The talk surrounding our current Burger Era seems unending. But what about the side dish that plays a crucial supporting role? Here are ten of our favorite places to celebrate a silent hero that's overshadowed in the grind of this meat mania: French fries. Choices are listed alphabetically, but coincidentally, our favorite two are at the top.

Church & State: These vigorously crispy fries made in lard and peanut oil fits what chef Walter Manzke characterizes as the Church & State's “edgy” neighborhood. Beautifully golden and firmer than those made in only plant-derived fats, they retain their texture much longer after being fried at 375 degrees. (Others that don't get soggy quickly tend to be formulated in a lab.) Manzke does make one compromise, however; due to space constraints Manzke gets pre-cut, frozen skin-on ¼ inch Russets from his distributor. The walk-in would be overflowing with potatoes otherwise, he claims. We'll gladly pardon him this shortcut.

1850 Industrial St., Downtown; (213) 405-1434.

Comme Ça: David Myers's bistro's French fries aren't something you're likely to make at home either. They're hand cut to ¼ inch size, soaked overnight, and then prepared with a two-part Belgian fry process. The potatoes are essentially “poached” in peanut oil to treat the starch, then fried at a higher temperature. This method allows the exterior to crisp up but retain the soft interior. Regardless, they're long and stunning, and downright elegant served in those paper-lined silver cups.

8479 Melrose Ave., West Hollywood; (323) 782-1178.

Father's Office: The neo-burger movement pioneer's fries are thin as its famous patty is girthy. But the Culver City and Santa Monica establishments won't give up the, er, skinny on how they make their skins-on shoestrings. They're small enough to have an ideal crunch, but not so petite that it takes an unwieldy handful to constitute a satisfying bite.

3229 Helms Ave., Culver City; (310) 815-9820.

1018 Montana Ave.; Santa Monica; (310) 393-2337.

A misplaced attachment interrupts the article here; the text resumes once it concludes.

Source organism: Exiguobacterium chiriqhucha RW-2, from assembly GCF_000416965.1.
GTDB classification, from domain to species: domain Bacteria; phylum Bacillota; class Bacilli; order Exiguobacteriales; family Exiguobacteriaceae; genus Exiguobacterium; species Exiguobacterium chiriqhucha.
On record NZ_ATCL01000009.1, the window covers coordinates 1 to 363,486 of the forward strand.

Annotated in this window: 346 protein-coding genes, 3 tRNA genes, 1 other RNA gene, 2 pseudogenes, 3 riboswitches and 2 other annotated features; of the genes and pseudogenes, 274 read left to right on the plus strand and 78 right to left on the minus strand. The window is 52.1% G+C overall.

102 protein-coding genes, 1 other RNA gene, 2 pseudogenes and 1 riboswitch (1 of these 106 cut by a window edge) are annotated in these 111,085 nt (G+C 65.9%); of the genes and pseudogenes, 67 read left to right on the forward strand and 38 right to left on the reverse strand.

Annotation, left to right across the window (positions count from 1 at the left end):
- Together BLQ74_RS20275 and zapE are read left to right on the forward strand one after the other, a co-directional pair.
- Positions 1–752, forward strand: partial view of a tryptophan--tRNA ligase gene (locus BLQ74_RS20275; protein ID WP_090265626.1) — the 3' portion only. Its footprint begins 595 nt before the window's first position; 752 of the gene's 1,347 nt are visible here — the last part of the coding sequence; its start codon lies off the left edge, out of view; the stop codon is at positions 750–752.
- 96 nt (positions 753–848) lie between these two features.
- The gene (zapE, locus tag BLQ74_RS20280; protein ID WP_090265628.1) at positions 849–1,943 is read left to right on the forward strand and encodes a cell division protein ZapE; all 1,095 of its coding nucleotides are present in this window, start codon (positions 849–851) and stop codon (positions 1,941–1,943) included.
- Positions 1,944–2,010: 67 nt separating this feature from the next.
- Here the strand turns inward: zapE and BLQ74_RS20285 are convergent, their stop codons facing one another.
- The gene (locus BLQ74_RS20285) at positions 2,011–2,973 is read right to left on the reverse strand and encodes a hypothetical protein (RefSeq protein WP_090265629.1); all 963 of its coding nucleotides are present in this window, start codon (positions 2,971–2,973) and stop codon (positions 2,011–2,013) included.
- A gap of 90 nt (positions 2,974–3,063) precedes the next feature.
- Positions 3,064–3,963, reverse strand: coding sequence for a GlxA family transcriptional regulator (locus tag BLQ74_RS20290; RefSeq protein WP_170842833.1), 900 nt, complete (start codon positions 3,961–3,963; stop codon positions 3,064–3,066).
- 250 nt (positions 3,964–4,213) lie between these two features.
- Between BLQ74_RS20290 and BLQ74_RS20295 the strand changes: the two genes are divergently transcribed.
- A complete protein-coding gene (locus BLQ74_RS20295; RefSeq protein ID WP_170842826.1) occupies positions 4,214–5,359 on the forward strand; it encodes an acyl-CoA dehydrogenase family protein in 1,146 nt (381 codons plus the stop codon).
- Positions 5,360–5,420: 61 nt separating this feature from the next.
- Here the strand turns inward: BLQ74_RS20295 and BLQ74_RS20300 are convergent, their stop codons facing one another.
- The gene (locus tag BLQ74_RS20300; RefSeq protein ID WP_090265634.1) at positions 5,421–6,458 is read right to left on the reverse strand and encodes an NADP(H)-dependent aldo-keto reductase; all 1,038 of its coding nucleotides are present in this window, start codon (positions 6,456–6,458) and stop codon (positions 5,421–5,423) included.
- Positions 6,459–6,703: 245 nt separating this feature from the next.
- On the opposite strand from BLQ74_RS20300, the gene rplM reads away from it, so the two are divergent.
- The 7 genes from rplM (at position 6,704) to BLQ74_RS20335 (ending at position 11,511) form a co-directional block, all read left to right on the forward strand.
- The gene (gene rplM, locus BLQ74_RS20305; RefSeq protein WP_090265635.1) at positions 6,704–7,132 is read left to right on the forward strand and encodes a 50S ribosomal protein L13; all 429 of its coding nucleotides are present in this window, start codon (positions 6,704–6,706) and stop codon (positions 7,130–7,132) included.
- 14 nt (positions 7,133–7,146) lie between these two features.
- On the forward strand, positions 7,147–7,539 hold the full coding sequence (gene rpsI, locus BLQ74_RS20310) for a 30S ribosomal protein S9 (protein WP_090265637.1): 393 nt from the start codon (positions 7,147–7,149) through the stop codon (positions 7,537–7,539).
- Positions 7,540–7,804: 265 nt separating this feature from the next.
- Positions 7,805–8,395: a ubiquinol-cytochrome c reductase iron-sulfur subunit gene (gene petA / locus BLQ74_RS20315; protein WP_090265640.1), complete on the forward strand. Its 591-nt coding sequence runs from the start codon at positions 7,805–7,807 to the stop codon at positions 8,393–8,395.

The Hungry Cat's mountainous fried heap.; Credit: Photo credit: Jessica Ritz

The Hungry Cat's mountainous fried heap.; Credit: Photo credit: Jessica Ritz

Golden State: Co-owner Jason Bernstein was surprised that “when we were doing our taste tests on fries, we found that frozen just tasted a lot better than fresh.” At least the 3/8″ fries are indeed golden and polished off with salt, pepper and parsley. We recommend, however, requesting them well done.

426 N. Fairfax Ave., Fairfax District; (323) 782-8331.

Hungry Cat: The Hungry Cat believes more is more when it comes to fries. Halfway through the mountainous heap, it still looks like it could be a whole serving. David Lentz uses Russets or Kennebec potatoes, depending on the season, cut to ¼ inch, soaked for in water for 24 hours and then parboiled. The cooled pieces are then fried to order in peanut oil. These are a craggly sort, appealingly but not boringly uniform, and finished with the requisite dusting of salt and parsley. Plus you're given aioli and ketchup, eliminating any chances of shame should you accidentally ask for a banned sauce.

1535 N. Vine St., Hollywood; (323) 462-2155.

Martini absorbing material at Musso's.; Credit: Photo credit: Jessica Ritz

Martini absorbing material at Musso's.; Credit: Photo credit: Jessica Ritz

Musso & Frank Grill: These are most definitely your mother and father's, or likely even your grandparents' French fries. No newfangled, Euro influences here. Strictly old school, meaty, and best served with a martini, or alongside an unadorned hunk of protein.

6667 Hollywood Blvd., Hollywood; (323) 467-7788.

Nook: West L.A.'s Nook Bistro achieves the impossible in the minds of many a fast food fan. The mound of mellow pale yellow fries is essentially the Platonic ideal of the In N' Out fry: fresh, soft, but much crispier and flavorful. The length of the fries vary based the potatoes themselves, which are usually shorter Russets that are hand cut and fried in canola oil. The only downside to the size is possibly dirtying your fingers in the wispy, tangy aioli.

1628 Santa Monica Blvd., No. 9, West L.A.; (310) 207-5160.

Oinkster: Eagle Rock's “slow fast food” spot has a lot going for it fries-wise. Fresh peeled and cut potatoes are first fried in rice oil, after which a round of beef shortening adds the final touch. Plus a basket is only $1 during 3-6 p.m. happy hour, and there's plenty of room for the whole family to go wild on the outdoor patio. Also available in all-veg version.

2005 Colorado Blvd., Eagle Rock; (323) 255-6465.

Fries, sauces and such at Wurstküche.; Credit: Photo credit: Jessica Ritz

Fries, sauces and such at Wurstküche.; Credit: Photo credit: Jessica Ritz

Skooby's: The Hollywood Boulevard hot dog shop combines its freshly cut, twice-cooked in peanut oil goods with their fried siblings: the holy potato chip. Best to go easy on the seasoned salt. Regardless, enjoy eating dogs and fries (plus red pepper aioli) on the Boulevard while fried food-phobic starlets try to finagle their way into the flash-in-the-pan nightclubs.

6654 Hollywood Blvd., Hollywood; (323) 458-3647.

Wurstküche: These chunky bad boys are the Owen Moss/Mayne/Rotondi school's answer to the near Bauhaus sleek purity of some others. The artfully rough-hewn edges even compliment the SCI-Arc adjacent room's architectural details. But it's the dipping sauces that truly distinguish Wurstküche's fries. A trio of Blue Cheese Walnut and Bacon, Chipotle Aioli, and Sweet and Sassy BBQ is a good place to start should deciding prove difficult. And always get a large serving just in case.

800 E. Third St.; Downtown; (213) 687-4444.

LA Weekly